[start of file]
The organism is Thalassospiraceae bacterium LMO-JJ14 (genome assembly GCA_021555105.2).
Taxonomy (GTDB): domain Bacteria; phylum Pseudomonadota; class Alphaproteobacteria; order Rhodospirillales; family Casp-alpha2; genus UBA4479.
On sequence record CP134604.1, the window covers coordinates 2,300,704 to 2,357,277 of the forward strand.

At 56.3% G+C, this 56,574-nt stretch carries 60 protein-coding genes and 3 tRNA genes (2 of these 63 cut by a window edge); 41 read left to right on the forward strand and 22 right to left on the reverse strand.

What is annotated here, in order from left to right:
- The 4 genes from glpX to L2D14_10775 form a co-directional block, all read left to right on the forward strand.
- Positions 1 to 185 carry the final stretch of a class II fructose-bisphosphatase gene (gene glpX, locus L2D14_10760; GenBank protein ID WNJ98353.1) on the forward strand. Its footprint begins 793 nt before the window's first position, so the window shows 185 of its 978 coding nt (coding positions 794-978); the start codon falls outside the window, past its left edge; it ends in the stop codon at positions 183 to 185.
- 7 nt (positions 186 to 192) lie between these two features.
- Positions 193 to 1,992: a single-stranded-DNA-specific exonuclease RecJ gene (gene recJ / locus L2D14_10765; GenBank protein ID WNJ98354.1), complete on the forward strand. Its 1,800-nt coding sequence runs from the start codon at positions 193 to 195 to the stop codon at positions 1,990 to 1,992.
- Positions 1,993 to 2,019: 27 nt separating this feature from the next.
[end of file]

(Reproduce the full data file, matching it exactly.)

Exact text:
The organism is Thalassospiraceae bacterium LMO-JJ14 (genome assembly GCA_021555105.2).
Taxonomy (GTDB): domain Bacteria; phylum Pseudomonadota; class Alphaproteobacteria; order Rhodospirillales; family Casp-alpha2; genus UBA4479.
On sequence record CP134604.1, the window covers coordinates 2,300,704 to 2,357,277 of the forward strand.

At 56.3% G+C, this 56,574-nt stretch carries 60 protein-coding genes and 3 tRNA genes (2 of these 63 cut by a window edge); 41 read left to right on the forward strand and 22 right to left on the reverse strand.

What is annotated here, in order from left to right:
- The 4 genes from glpX to L2D14_10775 form a co-directional block, all read left to right on the forward strand.
- Positions 1 to 185 carry the final stretch of a class II fructose-bisphosphatase gene (gene glpX, locus L2D14_10760; GenBank protein ID WNJ98353.1) on the forward strand. Its footprint begins 793 nt before the window's first position, so the window shows 185 of its 978 coding nt (coding positions 794-978); the start codon falls outside the window, past its left edge; it ends in the stop codon at positions 183 to 185.
- 7 nt (positions 186 to 192) lie between these two features.
- Positions 193 to 1,992: a single-stranded-DNA-specific exonuclease RecJ gene (gene recJ / locus L2D14_10765; GenBank protein ID WNJ98354.1), complete on the forward strand. Its 1,800-nt coding sequence runs from the start codon at positions 193 to 195 to the stop codon at positions 1,990 to 1,992.
- Positions 1,993 to 2,019: 27 nt separating this feature from the next.